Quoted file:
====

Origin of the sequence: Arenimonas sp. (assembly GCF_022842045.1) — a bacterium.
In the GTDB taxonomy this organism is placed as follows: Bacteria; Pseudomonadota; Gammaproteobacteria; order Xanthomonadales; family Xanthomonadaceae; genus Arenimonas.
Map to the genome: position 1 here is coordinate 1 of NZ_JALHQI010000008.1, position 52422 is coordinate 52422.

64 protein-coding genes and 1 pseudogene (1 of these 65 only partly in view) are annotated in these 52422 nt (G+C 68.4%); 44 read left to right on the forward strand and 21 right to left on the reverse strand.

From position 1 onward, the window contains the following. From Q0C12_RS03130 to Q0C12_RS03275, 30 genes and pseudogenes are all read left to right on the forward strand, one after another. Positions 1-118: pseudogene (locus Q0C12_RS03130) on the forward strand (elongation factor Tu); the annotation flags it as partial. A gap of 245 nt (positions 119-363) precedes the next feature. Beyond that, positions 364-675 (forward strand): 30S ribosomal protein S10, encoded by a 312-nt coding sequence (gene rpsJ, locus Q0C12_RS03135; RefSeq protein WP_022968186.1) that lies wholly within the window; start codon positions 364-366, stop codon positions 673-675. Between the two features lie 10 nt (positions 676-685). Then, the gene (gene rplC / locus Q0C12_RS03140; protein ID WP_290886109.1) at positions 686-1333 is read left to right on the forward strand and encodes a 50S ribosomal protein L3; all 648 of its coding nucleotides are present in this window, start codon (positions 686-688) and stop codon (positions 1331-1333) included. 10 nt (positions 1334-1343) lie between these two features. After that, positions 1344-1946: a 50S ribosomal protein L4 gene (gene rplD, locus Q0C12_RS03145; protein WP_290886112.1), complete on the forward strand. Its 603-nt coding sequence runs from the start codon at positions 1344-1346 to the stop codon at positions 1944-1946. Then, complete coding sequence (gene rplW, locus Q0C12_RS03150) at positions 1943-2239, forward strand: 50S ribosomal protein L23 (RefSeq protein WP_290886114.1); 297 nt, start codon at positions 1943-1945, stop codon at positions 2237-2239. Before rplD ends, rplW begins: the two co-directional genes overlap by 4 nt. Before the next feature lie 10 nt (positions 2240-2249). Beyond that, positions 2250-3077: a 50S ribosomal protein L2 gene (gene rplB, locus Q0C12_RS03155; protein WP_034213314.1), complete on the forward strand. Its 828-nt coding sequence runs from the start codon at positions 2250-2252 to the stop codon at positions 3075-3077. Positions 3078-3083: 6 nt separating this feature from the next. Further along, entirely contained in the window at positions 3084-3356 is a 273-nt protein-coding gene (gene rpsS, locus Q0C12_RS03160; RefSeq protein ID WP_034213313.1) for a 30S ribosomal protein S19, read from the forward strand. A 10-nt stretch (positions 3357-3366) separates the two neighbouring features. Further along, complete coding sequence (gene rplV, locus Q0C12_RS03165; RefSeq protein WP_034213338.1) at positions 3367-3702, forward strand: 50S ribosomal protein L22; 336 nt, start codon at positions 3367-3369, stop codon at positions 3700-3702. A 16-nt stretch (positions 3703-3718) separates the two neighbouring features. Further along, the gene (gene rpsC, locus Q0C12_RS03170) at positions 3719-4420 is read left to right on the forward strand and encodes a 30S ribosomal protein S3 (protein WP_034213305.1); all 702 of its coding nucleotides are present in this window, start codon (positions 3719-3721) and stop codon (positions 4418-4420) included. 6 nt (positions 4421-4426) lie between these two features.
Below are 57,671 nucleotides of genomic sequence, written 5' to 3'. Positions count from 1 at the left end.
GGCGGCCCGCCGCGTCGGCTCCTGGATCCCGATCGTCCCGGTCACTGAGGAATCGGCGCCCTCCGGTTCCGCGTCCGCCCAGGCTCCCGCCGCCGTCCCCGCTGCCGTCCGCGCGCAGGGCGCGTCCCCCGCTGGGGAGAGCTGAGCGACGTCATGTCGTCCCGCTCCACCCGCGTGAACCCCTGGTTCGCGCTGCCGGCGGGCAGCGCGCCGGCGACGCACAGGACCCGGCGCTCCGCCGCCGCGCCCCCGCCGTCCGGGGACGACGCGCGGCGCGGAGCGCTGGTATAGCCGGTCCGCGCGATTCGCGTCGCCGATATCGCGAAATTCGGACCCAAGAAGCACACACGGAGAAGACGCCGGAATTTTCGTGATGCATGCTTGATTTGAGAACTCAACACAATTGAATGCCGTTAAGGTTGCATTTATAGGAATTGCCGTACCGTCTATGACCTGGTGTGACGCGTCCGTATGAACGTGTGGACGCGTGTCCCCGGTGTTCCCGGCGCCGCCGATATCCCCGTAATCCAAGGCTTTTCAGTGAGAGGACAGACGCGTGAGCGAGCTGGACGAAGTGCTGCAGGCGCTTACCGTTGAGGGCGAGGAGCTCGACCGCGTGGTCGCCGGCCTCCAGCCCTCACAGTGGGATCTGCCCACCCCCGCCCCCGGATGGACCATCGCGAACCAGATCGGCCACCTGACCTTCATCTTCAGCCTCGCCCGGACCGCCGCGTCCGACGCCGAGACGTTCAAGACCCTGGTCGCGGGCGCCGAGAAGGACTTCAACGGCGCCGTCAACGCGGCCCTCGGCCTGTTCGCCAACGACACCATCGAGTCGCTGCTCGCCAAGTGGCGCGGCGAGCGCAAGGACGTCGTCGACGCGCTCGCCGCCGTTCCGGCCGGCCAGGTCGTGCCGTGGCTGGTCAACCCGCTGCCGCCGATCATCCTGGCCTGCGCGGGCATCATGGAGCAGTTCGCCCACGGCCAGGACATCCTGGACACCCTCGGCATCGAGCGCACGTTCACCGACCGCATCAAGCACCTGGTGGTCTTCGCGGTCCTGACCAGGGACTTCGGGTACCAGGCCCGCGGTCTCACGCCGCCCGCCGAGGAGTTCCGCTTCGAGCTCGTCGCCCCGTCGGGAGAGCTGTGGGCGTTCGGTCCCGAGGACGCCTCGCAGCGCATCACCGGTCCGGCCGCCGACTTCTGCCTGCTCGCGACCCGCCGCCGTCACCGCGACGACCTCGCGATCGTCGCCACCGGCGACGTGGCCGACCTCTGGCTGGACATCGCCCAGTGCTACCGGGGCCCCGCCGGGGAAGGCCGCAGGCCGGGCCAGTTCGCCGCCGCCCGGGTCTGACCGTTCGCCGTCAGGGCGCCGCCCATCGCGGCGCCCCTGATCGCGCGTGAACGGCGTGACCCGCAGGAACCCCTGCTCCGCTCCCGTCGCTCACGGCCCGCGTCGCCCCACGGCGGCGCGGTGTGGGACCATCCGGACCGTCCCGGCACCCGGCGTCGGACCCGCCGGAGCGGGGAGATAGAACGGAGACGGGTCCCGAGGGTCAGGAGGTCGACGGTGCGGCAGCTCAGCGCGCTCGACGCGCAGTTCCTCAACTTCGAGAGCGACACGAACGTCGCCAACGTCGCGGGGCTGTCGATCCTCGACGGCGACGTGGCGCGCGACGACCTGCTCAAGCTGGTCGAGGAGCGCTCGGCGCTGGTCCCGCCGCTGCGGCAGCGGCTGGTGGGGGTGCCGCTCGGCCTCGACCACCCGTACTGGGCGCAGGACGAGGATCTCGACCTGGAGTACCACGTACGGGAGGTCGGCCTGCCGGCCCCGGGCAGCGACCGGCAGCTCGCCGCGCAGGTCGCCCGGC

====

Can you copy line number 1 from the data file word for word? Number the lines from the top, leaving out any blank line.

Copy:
Origin of the sequence: Arenimonas sp. (assembly GCF_022842045.1) — a bacterium.